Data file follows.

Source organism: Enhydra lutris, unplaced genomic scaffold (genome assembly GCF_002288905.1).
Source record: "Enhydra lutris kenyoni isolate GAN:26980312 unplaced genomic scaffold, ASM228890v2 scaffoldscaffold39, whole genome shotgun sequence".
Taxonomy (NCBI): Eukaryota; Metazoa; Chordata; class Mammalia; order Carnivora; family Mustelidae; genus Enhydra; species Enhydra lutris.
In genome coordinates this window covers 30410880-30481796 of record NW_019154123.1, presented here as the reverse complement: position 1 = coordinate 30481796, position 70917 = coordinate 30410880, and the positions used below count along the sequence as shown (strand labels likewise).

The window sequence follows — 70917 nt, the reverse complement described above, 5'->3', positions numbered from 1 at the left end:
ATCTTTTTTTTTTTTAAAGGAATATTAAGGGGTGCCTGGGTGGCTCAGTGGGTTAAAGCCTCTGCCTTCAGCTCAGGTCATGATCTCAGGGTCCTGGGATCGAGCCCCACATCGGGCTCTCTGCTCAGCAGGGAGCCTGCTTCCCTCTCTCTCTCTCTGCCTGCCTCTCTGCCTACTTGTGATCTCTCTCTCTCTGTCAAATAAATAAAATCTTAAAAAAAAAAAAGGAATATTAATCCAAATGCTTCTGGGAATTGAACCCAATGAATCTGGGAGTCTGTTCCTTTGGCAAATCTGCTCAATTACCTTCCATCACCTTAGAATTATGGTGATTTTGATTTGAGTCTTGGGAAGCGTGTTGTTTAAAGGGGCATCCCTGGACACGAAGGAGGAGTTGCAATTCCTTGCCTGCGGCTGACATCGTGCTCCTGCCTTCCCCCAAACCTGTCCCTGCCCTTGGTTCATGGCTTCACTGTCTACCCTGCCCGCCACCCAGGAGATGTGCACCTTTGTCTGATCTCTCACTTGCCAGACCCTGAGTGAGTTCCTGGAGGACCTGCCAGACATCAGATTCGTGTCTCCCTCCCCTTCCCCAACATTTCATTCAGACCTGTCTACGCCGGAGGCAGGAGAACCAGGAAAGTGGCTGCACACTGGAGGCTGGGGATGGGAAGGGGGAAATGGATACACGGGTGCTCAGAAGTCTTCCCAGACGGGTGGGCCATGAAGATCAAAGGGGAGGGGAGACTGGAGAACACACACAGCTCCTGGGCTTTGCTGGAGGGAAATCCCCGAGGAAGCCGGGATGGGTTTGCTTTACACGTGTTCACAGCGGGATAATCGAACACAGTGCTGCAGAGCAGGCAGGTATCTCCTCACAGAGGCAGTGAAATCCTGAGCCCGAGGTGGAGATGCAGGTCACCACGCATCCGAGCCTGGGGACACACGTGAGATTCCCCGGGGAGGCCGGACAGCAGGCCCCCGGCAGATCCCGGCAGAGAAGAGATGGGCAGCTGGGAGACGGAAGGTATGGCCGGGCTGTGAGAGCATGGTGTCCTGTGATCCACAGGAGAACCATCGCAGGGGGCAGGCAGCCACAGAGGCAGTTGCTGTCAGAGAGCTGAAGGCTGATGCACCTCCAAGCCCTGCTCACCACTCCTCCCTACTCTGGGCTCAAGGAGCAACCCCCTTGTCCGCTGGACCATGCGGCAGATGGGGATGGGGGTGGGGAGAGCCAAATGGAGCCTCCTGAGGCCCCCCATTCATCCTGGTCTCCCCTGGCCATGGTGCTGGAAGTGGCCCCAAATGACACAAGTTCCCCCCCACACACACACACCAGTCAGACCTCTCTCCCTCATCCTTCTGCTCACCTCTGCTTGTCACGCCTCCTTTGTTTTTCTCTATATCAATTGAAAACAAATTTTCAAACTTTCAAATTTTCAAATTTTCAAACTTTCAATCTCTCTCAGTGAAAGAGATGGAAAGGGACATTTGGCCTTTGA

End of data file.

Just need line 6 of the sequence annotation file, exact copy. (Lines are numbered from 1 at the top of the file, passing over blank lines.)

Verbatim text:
ATCTTTTTTTTTTTTAAAGGAATATTAAGGGGTGCCTGGGTGGCTCAGTGGGTTAAAGCCTCTGCCTTCAGCTCAGGTCATGATCTCAGGGTCCTGGGATCGAGCCCCACATCGGGCTCTCTGCTCAGCAGGGAGCCTGCTTCCCTCTCTCTCTCTCTGCCTGCCTCTCTGCCTACTTGTGATCTCTCTCTCTCTGTCAAATAAATAAAATCTTAAAAAAAAAAAAGGAATATTAATCCAAATGCTTCTGGGAATTGAACCCAATGAATCTGGGAGTCTGTTCCTTTGGCAAATCTGCTCAATTACCTTCCATCACCTTAGAATTATGGTGATTTTGATTTGAGTCTTGGGAAGCGTGTTGTTTAAAGGGGCATCCCTGGACACGAAGGAGGAGTTGCAATTCCTTGCCTGCGGCTGACATCGTGCTCCTGCCTTCCCCCAAACCTGTCCCTGCCCTTGGTTCATGGCTTCACTGTCTACCCTGCCCGCCACCCAGGAGATGTGCACCTTTGTCTGATCTCTCACTTGCCAGACCCTGAGTGAGTTCCTGGAGGACCTGCCAGACATCAGATTCGTGTCTCCCTCCCCTTCCCCAACATTTCATTCAGACCTGTCTACGCCGGAGGCAGGAGAACCAGGAAAGTGGCTGCACACTGGAGGCTGGGGATGGGAAGGGGGAAATGGATACACGGGTGCTCAGAAGTCTTCCCAGACGGGTGGGCCATGAAGATCAAAGGGGAGGGGAGACTGGAGAACACACACAGCTCCTGGGCTTTGCTGGAGGGAAATCCCCGAGGAAGCCGGGATGGGTTTGCTTTACACGTGTTCACAGCGGGATAATCGAACACAGTGCTGCAGAGCAGGCAGGTATCTCCTCACAGAGGCAGTGAAATCCTGAGCCCGAGGTGGAGATGCAGGTCACCACGCATCCGAGCCTGGGGACACACGTGAGATTCCCCGGGGAGGCCGGACAGCAGGCCCCCGGCAGATCCCGGCAGAGAAGAGATGGGCAGCTGGGAGACGGAAGGTATGGCCGGGCTGTGAGAGCATGGTGTCCTGTGATCCACAGGAGAACCATCGCAGGGGGCAGGCAGCCACAGAGGCAGTTGCTGTCAGAGAGCTGAAGGCTGATGCACCTCCAAGCCCTGCTCACCACTCCTCCCTACTCTGGGCTCAAGGAGCAACCCCCTTGTCCGCTGGACCATGCGGCAGATGGGGATGGGGGTGGGGAGAGCCAAATGGAGCCTCCTGAGGCCCCCCATTCATCCTGGTCTCCCCTGGCCATGGTGCTGGAAGTGGCCCCAAATGACACAAGTTCCCCCCCACACACACACACCAGTCAGACCTCTCTCCCTCATCCTTCTGCTCACCTCTGCTTGTCACGCCTCCTTTGTTTTTCTCTATATCAATTGAAAACAAATTTTCAAACTTTCAAATTTTCAAATTTTCAAACTTTCAATCTCTCTCAGTGAAAGAGATGGAAAGGGACATTTGGCCTTTGA